By Holland Cooke
NEW YORK — You’ve seen those lines whenever a new iPhone came out? During the recession, and now in recovery, consumer electronics (CE) has been a conspicuous bright spot, and will continue to be. On-track to grow 5.9% to a $206.5 billion business in the USA alone in 2012, CE is projecting a 4.5% increase to $215.8B in the new year.
Each November, the Consumer Electronics Association does a press preview of its Consumer Electronics Show, the mammoth, mind-boggling January convention I cover each year for RadioInfo. Here are my notes…and radio should take note, for four reasons:
- Obviously, we want-in-on the advertising for those billions in merchandise.
- And, after all, radio was the original electronic gadget. And we now play in a real crowded arena. Listeners have become accustomed to acquiring information/entertainment content — radio franchises a generation ago – other ways. Smart stations are now publishing on multiple platforms.
- Enthusiasm for electronics is an audience-building and advertiser-bonding opportunity. As contest prizes, iPhone and iPad are catnip; and we pack-the-room when we offer either as a door prize when client stations have me present to retailers and agency people over lunch. Smart talk stations include a gadget show among weekend specialty programs, and the CE category combo-sells well with automotive and home improvement shows, since tech is so fundamental to those categories.
- The broadcasting and consumer electronics industries don’t always play-nicely. As recent severe weather and other episodes have exposed the wireless platform’s limitations, broadcasting has pressed-for – and the CE and Wireless industry have lobbied-against mandating – FM tuners in mobile devices. Radio stations which are still adequately staffed to step-up remind listeners of AM/FM radio’s “first informer” value. And because the Washington DC area has recently suffered several blizzards, a dang earthquake, and other routine-halting events, members of Congress “get it.” Your station will continue to be conspicuous if you can deliver when-the-fit-hits-the-shan.
“Black Friday will be bigger (and longer) than ever.”
Consumer Electronics Association Holiday Sales Forecast
Wal-Mart and Target have already announced early openings, Thanksgiving night.
Having frustrated early shoppers in years past, retailers will offer in-stock guarantees. If they do run-out of items, they’ll issue shoppers coupons for first-dibs on ASAP re-stock. Price-matches will be common. These are copy points I am recommending that stations include in spots you write for local retail advertisers who operate accordingly.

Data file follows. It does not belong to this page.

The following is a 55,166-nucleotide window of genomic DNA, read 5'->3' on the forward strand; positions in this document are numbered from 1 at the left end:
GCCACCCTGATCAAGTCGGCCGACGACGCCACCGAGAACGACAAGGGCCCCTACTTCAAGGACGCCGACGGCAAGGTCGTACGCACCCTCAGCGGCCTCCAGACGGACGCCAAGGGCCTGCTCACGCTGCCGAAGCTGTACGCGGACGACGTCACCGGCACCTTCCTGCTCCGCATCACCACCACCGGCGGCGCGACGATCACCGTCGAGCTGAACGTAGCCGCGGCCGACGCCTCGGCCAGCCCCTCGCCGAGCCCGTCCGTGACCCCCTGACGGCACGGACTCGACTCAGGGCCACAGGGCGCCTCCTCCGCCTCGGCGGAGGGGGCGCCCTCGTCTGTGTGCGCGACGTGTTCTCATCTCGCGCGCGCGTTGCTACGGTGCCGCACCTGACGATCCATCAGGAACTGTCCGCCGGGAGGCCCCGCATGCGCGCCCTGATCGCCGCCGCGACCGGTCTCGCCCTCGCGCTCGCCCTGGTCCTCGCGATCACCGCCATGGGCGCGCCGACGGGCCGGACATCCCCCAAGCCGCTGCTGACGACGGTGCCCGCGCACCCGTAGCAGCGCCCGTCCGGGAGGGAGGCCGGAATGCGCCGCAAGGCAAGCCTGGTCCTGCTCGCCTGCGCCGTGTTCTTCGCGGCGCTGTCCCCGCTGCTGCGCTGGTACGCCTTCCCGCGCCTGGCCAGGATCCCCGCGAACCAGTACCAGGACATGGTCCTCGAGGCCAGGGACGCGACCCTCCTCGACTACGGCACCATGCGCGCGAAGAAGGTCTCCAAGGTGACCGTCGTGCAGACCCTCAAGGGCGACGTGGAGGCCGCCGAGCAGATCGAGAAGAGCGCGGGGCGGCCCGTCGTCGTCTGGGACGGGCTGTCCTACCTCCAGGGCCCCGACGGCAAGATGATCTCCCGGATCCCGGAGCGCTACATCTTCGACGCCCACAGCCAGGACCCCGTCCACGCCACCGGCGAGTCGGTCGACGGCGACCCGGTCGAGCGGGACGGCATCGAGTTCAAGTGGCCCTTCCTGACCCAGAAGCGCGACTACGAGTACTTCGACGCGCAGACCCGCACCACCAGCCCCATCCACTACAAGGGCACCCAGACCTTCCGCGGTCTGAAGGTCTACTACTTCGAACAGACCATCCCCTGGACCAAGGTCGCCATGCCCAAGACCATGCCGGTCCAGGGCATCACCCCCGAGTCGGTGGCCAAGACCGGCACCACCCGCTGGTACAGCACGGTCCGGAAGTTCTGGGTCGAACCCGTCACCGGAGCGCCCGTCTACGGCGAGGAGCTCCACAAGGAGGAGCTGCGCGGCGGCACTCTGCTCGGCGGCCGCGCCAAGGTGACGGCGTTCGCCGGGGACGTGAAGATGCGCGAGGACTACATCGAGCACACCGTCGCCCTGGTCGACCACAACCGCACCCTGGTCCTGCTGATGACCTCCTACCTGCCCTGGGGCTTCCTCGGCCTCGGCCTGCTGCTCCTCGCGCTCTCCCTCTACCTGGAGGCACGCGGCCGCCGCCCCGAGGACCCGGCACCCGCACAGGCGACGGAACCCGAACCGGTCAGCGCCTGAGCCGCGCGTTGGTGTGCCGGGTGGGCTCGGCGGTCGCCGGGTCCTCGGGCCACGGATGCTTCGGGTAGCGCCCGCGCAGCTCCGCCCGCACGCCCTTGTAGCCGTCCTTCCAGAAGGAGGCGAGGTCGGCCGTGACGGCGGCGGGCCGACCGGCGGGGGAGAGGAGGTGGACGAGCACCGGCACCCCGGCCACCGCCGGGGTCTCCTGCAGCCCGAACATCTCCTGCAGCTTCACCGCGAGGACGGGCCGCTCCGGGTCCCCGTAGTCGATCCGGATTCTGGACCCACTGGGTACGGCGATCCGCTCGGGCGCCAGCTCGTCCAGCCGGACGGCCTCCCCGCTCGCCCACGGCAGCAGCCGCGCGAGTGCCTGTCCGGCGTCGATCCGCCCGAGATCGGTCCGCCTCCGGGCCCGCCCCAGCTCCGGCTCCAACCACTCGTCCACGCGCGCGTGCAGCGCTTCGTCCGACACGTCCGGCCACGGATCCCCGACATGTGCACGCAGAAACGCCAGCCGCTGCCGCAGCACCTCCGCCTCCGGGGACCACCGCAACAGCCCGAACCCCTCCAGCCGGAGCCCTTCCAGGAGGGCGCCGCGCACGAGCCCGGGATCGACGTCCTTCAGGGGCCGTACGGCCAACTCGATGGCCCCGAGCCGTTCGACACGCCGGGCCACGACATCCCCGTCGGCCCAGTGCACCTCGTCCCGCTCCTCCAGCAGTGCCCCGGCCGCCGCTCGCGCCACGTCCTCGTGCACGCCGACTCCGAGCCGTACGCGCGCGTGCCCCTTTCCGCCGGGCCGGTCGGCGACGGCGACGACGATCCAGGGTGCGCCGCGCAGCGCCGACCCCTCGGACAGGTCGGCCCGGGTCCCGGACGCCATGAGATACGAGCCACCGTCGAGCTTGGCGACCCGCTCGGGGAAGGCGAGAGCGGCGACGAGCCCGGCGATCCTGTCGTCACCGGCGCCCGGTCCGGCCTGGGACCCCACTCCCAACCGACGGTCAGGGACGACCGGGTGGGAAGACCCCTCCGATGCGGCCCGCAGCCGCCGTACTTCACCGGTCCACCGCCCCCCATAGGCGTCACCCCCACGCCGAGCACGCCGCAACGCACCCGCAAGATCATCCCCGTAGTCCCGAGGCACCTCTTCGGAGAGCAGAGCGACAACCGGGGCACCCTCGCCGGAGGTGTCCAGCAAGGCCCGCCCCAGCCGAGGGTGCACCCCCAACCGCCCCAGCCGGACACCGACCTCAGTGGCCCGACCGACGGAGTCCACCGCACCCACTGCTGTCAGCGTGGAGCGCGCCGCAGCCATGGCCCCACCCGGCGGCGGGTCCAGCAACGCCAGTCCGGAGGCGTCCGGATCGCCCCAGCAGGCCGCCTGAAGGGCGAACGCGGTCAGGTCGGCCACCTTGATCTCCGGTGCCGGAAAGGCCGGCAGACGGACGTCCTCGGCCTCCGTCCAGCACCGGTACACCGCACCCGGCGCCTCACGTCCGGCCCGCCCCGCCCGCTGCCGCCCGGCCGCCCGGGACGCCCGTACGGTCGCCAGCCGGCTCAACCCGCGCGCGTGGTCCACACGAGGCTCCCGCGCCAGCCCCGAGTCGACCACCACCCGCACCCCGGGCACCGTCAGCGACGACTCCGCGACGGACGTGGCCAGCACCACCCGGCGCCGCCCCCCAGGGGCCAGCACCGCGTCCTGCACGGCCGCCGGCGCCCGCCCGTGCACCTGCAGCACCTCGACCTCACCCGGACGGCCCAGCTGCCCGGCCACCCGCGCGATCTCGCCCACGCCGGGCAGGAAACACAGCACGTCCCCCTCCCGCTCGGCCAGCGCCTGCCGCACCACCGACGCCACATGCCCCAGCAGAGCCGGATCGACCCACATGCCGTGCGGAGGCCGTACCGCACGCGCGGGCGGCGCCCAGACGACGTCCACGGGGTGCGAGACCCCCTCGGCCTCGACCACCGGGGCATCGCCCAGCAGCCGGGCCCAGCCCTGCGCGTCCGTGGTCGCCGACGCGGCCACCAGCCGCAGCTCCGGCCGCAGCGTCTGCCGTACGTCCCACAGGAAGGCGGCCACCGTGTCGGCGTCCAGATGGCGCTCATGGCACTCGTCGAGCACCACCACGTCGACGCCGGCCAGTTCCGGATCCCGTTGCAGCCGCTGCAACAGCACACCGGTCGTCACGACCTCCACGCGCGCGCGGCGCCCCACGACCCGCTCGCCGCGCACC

CEA forecasters caution: “Weather could play a role.”
We already know what will be in Santa’s sleigh, because CEA research nails it every year. And, based on a national survey sample of 1019 USA adults, they’re forecasting that tech toys will top the list again in the looming holiday shopping season:
- 76% of gift buyers plan on buying at least one CE product.
- The average 2012 tech gift spend is $252. That’s 30% of gift USA adult shoppers’ total holiday gift spend.
- “Tablets will dominate” CE holiday gifting; forecast up 112% over last year.
- 20% of USA adults say they’ll buy a TV this holiday season.
- Also big: smartphones and Digital Single Lens Reflex cameras and Wireless Multi-Room Audio.
HOW BIG are tablets and smartphones? $60+ billion in the USA alone. With ‘em, CE unit shipment grew 6% this year. Without ‘em, the industry would be down 5%.
WHAT’S HOT, WHAT’S NOT, WHAT’S NEXT
- Holiday shopping E-commerce is forecast +14% over last year.
- 2012 Holiday CE Wish List (adults):
- Tablet: 16%
- TV: 10%
- Smartphone: 8%
- Notebook computer: 7%
- E-reader: 45
- MP3 player: 4%
- VG console: 4%
- Blu-ray player: 3%
- Digital camera: 3%
- 10.Desktop PC: 2%
- “The sun is setting on” MP3 players, of-which iPod was leader-of-the-pack. Big-reason-why: music on smartphones.
- Sales of TVs 20″ and smaller declined 1/5 year-to-year.
- Innovation revs-up. The smartphone design-to-shelf development cycle is now 9 months max.
- “Smartphones and tablets collide.” Separate research from eMarketer: 17 million 7-inch tablets shipped last year; this year 34 million (worldwide); by 2013 that number will nearly double.
- Ultra-HD TV, just introduced, is four times higher-def’ than HDTV. Imagine? Why: because screens are getting bigger. And, as when HDTV was introduced, Ultra-HD early adopters will pay through-the-schnozz. CEA forecasts that Ultra-HD will attain 9% of the HDTV market by 2016.
- “The concept of ‘a TV’ is changing before our eyes.” 3 years ago, TV transitioned analog-to-digital. Next transition: “[Internet] connected TV,” already proliferating, will become commonplace. This can offer radio a path to the new “TV.”
- “Full-fledged home health care systems:” Smartphones already support an array of health/fitness measurement. “Innovation is meeting a need as healthcare costs escalate,” and as Baby Boomers monitor their elderly parents.
- UltraViolet video, “Your Movies in the Cloud:” We’ve already seen movies sold as two-disk packages, DVD and Blu-ray. Now they’ll come with a third configuration: “secure, lifelong access to content in the cloud across platforms and from any and all manufacturers and retailers who enable UltraViolet.”
See/hear/read more from consultant Holland Cooke at www.HollandCooke.com; and follow HC on Twitter @HollandCooke.